*pivot*uniformly at random from the elements of the array.Split the array into A

_{1}and A_{2}, where A_{1}contains all elements < the pivot and A_{2}contains all elements > the pivot.Sort A

_{1}and A_{2}recursively and return A_{1}, pivot, A_{2}.

The splitting step takes exactly n-1 comparisons, since we have to check each non-pivot against the pivot. We assume all other costs are dominated by the cost of comparisons. How many comparisons does randomized quicksort do on average?

There are two ways to solve this problem: the dumb way and the smart way. We'll show both.

## Brute force method: solve the recurrence

Let T(n) be the expected number of comparisons done on an array of n elements. We have T(0) = T(1) = 0 and for larger n, . Why? Because there are n equally-likely choices for our pivot (hence the 1/n), and for each choice the expected cost is T(k) + T(n-1-k), where k is the number of elements that land in A_{1}. Formally, we are using here the *law of total probability*, which says that for any random variable X and partition of the probability space by events B_{1}...B_{n}, then E[X] = ∑ B_{i} E[X|B_{i}].

So now we just have to solve this ugly recurrence. We can reasonably guess that when n ≥ 1, T(n) ≤ an log n for some constant a. Clearly this holds for n = 1. Now apply induction on larger n to get

If we squint carefully at this recurrence for a while we notice that setting a = 2 makes this less than or equal to a n log n, since the remaining terms become (n-1) - n + 1/n = 1/n - 1, which is negative for n ≥ 1. We can thus confidently conclude that T(n) ≤ 2n log n (for n ≥ 1).

## Clever method: use linearity of expectation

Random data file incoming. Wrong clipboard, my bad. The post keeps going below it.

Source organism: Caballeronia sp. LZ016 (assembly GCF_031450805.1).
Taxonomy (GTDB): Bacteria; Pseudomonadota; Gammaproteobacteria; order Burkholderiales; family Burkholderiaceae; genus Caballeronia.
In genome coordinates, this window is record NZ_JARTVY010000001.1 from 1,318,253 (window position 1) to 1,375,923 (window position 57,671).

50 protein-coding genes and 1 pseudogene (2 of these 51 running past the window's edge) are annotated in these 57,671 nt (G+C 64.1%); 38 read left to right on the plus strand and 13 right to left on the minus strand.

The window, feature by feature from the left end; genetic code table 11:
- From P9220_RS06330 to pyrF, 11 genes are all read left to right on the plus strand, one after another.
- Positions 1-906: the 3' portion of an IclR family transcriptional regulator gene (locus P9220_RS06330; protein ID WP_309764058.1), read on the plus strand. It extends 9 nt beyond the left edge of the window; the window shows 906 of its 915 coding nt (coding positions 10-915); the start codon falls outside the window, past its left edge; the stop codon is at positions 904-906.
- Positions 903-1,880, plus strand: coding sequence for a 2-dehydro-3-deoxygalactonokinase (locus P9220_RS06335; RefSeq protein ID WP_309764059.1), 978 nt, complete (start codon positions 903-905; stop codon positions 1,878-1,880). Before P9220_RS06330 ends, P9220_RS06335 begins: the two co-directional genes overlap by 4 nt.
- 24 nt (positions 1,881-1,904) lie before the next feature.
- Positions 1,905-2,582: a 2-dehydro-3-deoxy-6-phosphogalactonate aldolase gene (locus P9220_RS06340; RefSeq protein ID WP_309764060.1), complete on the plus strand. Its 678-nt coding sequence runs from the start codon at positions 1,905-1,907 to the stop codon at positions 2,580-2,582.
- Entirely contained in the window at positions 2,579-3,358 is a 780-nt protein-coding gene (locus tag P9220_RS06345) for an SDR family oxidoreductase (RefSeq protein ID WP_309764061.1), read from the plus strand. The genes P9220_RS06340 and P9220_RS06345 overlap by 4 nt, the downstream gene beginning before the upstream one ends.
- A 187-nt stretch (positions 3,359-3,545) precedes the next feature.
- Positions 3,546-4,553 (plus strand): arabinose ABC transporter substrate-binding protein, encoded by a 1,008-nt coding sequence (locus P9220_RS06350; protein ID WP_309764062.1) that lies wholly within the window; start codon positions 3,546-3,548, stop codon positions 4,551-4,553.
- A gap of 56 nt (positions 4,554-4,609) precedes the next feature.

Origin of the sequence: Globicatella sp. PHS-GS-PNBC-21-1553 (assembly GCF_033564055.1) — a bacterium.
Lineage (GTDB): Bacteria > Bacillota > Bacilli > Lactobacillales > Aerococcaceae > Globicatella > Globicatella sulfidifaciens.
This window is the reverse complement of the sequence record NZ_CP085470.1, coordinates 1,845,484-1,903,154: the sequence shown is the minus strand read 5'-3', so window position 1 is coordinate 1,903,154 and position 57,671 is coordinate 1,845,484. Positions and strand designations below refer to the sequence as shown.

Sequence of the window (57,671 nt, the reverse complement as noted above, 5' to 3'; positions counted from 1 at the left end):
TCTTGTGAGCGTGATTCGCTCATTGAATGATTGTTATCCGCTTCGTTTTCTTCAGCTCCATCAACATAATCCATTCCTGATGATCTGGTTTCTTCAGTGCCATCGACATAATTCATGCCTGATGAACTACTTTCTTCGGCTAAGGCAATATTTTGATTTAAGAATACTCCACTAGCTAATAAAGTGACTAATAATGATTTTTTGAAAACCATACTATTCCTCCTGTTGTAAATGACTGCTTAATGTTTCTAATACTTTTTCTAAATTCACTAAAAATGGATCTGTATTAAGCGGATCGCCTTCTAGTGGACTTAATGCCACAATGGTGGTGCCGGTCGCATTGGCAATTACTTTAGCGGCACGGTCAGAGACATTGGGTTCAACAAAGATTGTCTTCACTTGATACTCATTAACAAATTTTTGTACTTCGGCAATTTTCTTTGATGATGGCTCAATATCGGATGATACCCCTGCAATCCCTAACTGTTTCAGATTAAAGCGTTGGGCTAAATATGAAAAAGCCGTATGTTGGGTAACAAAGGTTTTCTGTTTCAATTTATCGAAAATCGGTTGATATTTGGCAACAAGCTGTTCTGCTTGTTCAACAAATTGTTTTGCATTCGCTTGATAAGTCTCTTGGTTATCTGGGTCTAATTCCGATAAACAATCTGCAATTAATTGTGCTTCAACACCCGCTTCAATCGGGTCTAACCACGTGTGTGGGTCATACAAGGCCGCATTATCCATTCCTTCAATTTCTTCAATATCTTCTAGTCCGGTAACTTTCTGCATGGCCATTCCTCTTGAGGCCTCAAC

Imagine we use the following method for choosing pivots: we generate a random permutation of all the elements in the array, and when asked to sort some subarray A', we use as pivot the first element of A' that appears in our list. Since each element is equally likely to be first, this is equivalent to the actual algorithm. Pretend that we are always sorting the numbers 1..n and define for each pair of elements i < j the indicator variable (see RandomVariables) X_{ij} to be 1 if i is compared to j at some point during the execution of the algorithm and 0 otherwise. Amazingly, we can actually compute the probability of this event (and thus E[X_{ij}]): the only time i and j are compared is if one of them is chosen as a pivot before they are split up into different arrays. How do they get split up into different arrays? If some intermediate element k is chosen as pivot first, i.e., if some k with i < k < j appears in the permutation before both i and j. Occurrences of other elements don't affect the outcome, so we can concentrate on the restriction of the permutations to just the number i..j, and we win if this restricted permutation starts with either i or j. This event occurs with probability 2/(j-i+1), so we have E[X_{ij}] = 2/(j-i+1). Summing over all pairs i < j gives:

This is pretty close to the bound of 2 n log n we computed the dumb way. Note that in principle we can compute an *exact* solution by being more careful about the sum.